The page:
That seems to me to have been a huge tactical mistake on the Labour side. The party should have engaged in the argument, and made its case, not unreasonable, long before the proper election campaign started. As I have written here before, by allowing the Conservatives to set that narrative they handed David Cameron a huge weapon, which he used during April and May almost every day.

There were big mistakes on the Tory side, too, I thought. I was flabbergasted when Cameron and Osborne suddenly found a minimum of £8bn, and perhaps a lot more, for the NHS right at the last minute. It seemed to me to blow a hole in their “uncosted spending commitments” attack on Labour. In the end, it didn’t seem to matter, because voters presumably thought that ­Labour would always spend and borrow more than the Tories, whatever anybody said. Still, it was a heck of a risk.

***

But the biggest issue that emerged during interviews was, as I found on the street, the SNP surge. I have been studying and writing about the Scottish National Party since I was in my twenties. I wish I had been back in Scotland much more, and earlier, but I’ve been up there quite a lot recently, working and visiting family. So I know that the SNP is not the Maoist threat Middle England cowers from. Among its new MPs are former Conservatives, business people, all types. It’s true that its new 110,000 membership contains many on the hard left who have made a lot of noise, but the party is a complex phenomenon.

Still, the “watch my lips, no deals” rebuttals by Ed Miliband were always going to be difficult. He might have ruled out a coalition and a formal confidence-and-supply arrangement, but the numbers dictated that a minority Labour government – the best he could hope for – would have to rely on SNP acquiescence at best week by week.

Now, I have no hard evidence for what follows, but I don’t believe that English ­voters’ hostility to an SNP-influenced outcome was anti-Scottish. I think it was the combination of the thought of a relatively weak government, which would have to negotiate its way through its programme, with the anti-Trident and anti-austerity messages of the SNP, that spooked much of Middle England.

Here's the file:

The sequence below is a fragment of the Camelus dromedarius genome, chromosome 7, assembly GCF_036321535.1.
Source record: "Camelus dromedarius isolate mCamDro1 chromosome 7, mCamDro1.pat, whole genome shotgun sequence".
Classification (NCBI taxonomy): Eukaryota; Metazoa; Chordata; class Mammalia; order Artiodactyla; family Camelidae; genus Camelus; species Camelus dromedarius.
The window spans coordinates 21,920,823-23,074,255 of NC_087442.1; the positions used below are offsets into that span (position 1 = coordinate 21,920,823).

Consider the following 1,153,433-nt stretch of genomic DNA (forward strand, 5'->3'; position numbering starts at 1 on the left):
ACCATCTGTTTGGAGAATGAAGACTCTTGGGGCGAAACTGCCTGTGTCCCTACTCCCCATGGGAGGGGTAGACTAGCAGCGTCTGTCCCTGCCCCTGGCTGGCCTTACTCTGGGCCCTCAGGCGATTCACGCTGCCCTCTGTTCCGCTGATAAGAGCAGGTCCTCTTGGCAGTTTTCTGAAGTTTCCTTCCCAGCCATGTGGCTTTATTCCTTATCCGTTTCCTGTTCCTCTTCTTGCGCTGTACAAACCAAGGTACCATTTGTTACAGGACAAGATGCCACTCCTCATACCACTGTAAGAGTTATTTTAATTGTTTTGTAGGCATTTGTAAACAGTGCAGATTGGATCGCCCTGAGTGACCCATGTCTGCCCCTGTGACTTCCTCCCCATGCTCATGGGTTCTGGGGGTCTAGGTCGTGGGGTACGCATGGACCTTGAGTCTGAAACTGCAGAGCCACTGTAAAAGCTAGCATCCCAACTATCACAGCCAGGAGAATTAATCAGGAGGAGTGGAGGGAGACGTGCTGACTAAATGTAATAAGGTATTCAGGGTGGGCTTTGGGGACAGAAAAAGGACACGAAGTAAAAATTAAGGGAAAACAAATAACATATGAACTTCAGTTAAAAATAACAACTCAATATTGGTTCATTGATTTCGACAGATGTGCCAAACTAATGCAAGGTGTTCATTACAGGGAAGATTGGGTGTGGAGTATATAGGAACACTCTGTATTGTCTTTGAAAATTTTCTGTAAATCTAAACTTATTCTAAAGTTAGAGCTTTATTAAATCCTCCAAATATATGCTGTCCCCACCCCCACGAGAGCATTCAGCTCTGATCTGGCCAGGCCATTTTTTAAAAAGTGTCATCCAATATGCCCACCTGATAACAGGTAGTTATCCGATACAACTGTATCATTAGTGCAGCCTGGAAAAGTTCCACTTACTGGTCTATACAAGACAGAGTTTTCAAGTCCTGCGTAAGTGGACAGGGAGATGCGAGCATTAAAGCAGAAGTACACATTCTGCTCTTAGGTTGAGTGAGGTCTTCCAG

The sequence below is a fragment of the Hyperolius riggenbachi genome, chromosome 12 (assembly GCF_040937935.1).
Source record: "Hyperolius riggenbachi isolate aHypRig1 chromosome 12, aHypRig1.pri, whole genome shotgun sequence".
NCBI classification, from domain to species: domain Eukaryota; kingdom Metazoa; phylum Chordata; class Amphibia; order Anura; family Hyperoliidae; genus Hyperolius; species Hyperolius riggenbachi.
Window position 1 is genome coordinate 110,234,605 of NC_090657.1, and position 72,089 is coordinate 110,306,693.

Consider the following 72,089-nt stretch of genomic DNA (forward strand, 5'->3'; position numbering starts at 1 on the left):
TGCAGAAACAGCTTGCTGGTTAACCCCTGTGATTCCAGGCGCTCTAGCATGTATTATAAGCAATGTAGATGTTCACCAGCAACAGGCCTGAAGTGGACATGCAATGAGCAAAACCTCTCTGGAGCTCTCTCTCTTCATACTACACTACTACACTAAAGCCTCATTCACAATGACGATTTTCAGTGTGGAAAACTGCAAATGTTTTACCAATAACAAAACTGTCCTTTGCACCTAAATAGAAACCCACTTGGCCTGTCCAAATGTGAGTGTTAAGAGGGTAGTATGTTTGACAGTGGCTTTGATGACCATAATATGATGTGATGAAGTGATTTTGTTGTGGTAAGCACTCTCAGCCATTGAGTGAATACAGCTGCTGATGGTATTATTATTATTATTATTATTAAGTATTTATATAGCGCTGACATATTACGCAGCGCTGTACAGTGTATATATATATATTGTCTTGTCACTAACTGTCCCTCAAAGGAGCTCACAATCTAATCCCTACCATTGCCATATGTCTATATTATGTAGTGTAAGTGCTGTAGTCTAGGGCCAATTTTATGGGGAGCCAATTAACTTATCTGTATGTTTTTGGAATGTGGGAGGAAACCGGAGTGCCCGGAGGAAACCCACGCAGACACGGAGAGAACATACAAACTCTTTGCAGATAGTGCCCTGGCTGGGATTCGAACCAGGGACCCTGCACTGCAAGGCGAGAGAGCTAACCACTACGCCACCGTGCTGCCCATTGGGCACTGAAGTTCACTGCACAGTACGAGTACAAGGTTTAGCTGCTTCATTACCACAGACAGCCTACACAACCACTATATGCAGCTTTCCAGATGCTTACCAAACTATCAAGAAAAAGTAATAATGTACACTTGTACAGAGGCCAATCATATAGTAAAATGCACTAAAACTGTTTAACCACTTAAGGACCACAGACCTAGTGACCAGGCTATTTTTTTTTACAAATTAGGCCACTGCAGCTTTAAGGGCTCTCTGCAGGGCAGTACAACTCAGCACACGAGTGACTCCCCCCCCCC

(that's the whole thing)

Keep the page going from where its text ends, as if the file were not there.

Don’t forget that all the voters who do not want Trident, and were against austerity, weren’t up for grabs anyway: they were ­already committed, presumably, to Labour or the Green Party. So a Scottish National Party programme, crafted to appeal to Glasgow Govan and Dundee, didn’t go down so well with soft Tory voters and Liberal Democrats in Cirencester or the Peak District. Quelle surprise!

That, for me, was the story of this election campaign. Looking ahead, what lessons can we draw from it?

Living in London, I am very cautious about trying to predict what is going to happen in Scotland next. But the following things seem almost self-evident. First, to have any chance of revival, Scottish Labour has to separate itself from the party south of the border. It has to begin again, unionist but with its own head office; back to the party’s origins. This may not work, either. Second, in politics, winning brings new problems and winning big brings bigger new problems. Nicola Sturgeon now not only has to negotiate with somebody she never thought she’d have to deal with, and who has the authority of a big election win, she has to manage the enormous expectations of what looked like, in effect, a Scottish revolution. I couldn’t fit into her shoes in a million years; but I’m glad I don’t have to try.